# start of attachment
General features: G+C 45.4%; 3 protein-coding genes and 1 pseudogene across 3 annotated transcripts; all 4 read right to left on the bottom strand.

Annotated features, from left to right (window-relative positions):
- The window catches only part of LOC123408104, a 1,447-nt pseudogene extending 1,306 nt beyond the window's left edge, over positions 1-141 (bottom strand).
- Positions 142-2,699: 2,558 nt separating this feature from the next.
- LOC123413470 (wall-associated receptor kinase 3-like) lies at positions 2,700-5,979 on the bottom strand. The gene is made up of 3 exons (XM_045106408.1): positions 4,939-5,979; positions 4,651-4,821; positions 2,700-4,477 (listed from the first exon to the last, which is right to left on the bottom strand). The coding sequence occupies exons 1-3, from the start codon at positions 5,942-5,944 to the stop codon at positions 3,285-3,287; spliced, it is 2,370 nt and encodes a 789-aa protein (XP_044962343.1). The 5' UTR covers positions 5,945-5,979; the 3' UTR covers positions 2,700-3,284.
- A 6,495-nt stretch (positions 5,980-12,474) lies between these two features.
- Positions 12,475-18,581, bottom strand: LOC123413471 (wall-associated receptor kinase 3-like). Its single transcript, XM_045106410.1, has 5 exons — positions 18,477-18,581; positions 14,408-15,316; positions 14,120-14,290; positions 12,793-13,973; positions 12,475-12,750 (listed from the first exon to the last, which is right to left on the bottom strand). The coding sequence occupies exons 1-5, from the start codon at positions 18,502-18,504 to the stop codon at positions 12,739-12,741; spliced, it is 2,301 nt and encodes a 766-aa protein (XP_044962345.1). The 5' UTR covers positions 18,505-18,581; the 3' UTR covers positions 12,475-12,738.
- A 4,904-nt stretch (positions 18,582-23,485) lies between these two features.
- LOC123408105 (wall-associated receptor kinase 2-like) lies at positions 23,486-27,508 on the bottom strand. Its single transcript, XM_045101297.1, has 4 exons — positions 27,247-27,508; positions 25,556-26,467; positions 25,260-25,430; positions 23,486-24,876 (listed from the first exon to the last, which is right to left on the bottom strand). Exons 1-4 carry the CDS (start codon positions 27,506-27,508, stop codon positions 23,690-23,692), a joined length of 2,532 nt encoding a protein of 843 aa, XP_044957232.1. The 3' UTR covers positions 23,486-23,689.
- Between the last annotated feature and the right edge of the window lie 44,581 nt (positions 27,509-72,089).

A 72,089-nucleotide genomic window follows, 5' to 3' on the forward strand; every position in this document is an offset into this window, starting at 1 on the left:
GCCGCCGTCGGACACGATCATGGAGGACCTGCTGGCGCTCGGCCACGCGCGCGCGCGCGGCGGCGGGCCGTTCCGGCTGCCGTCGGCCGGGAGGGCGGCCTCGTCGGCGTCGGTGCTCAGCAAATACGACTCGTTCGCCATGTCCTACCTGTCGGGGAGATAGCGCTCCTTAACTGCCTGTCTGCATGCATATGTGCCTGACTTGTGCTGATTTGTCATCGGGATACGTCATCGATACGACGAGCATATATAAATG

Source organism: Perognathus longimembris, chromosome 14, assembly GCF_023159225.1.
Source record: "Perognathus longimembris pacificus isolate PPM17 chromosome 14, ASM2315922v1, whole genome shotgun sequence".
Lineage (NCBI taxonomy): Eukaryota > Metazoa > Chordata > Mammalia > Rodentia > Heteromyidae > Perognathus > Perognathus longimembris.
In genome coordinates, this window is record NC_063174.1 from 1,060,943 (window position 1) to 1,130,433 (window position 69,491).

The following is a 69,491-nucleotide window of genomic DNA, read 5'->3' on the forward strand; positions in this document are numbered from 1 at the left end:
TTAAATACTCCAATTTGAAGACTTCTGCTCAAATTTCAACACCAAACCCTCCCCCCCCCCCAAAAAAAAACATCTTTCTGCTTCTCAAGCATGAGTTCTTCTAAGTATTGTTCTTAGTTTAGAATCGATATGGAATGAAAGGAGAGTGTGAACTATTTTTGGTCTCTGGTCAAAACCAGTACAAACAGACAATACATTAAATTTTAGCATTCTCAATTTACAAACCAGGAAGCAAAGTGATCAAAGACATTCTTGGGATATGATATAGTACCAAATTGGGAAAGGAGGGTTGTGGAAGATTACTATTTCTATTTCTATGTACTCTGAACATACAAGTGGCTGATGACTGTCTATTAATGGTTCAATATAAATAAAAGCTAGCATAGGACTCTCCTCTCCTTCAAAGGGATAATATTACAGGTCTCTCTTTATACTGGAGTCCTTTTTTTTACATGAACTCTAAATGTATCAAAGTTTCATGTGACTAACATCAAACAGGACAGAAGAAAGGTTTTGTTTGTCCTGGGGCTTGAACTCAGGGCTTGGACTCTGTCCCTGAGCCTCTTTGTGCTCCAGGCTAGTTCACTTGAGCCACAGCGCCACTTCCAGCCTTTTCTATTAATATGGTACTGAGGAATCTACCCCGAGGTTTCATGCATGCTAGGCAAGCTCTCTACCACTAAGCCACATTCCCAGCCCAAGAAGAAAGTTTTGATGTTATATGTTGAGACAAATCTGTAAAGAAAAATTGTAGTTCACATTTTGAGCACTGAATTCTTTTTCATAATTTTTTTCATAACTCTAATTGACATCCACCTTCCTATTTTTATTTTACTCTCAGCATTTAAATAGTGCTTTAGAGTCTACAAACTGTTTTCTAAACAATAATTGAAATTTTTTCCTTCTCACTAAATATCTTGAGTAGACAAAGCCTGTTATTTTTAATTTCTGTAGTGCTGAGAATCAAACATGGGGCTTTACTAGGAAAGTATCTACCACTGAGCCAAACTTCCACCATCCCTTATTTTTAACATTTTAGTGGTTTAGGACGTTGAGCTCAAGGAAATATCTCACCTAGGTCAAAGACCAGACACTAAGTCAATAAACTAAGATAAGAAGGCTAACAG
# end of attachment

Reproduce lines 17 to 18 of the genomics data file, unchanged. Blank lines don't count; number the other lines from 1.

The following is a 69,491-nucleotide window of genomic DNA, read 5'->3' on the forward strand; positions in this document are numbered from 1 at the left end:
TTAAATACTCCAATTTGAAGACTTCTGCTCAAATTTCAACACCAAACCCTCCCCCCCCCCCAAAAAAAAACATCTTTCTGCTTCTCAAGCATGAGTTCTTCTAAGTATTGTTCTTAGTTTAGAATCGATATGGAATGAAAGGAGAGTGTGAACTATTTTTGGTCTCTGGTCAAAACCAGTACAAACAGACAATACATTAAATTTTAGCATTCTCAATTTACAAACCAGGAAGCAAAGTGATCAAAGACATTCTTGGGATATGATATAGTACCAAATTGGGAAAGGAGGGTTGTGGAAGATTACTATTTCTATTTCTATGTACTCTGAACATACAAGTGGCTGATGACTGTCTATTAATGGTTCAATATAAATAAAAGCTAGCATAGGACTCTCCTCTCCTTCAAAGGGATAATATTACAGGTCTCTCTTTATACTGGAGTCCTTTTTTTTACATGAACTCTAAATGTATCAAAGTTTCATGTGACTAACATCAAACAGGACAGAAGAAAGGTTTTGTTTGTCCTGGGGCTTGAACTCAGGGCTTGGACTCTGTCCCTGAGCCTCTTTGTGCTCCAGGCTAGTTCACTTGAGCCACAGCGCCACTTCCAGCCTTTTCTATTAATATGGTACTGAGGAATCTACCCCGAGGTTTCATGCATGCTAGGCAAGCTCTCTACCACTAAGCCACATTCCCAGCCCAAGAAGAAAGTTTTGATGTTATATGTTGAGACAAATCTGTAAAGAAAAATTGTAGTTCACATTTTGAGCACTGAATTCTTTTTCATAATTTTTTTCATAACTCTAATTGACATCCACCTTCCTATTTTTATTTTACTCTCAGCATTTAAATAGTGCTTTAGAGTCTACAAACTGTTTTCTAAACAATAATTGAAATTTTTTCCTTCTCACTAAATATCTTGAGTAGACAAAGCCTGTTATTTTTAATTTCTGTAGTGCTGAGAATCAAACATGGGGCTTTACTAGGAAAGTATCTACCACTGAGCCAAACTTCCACCATCCCTTATTTTTAACATTTTAGTGGTTTAGGACGTTGAGCTCAAGGAAATATCTCACCTAGGTCAAAGACCAGACACTAAGTCAATAAACTAAGATAAGAAGGCTAACAG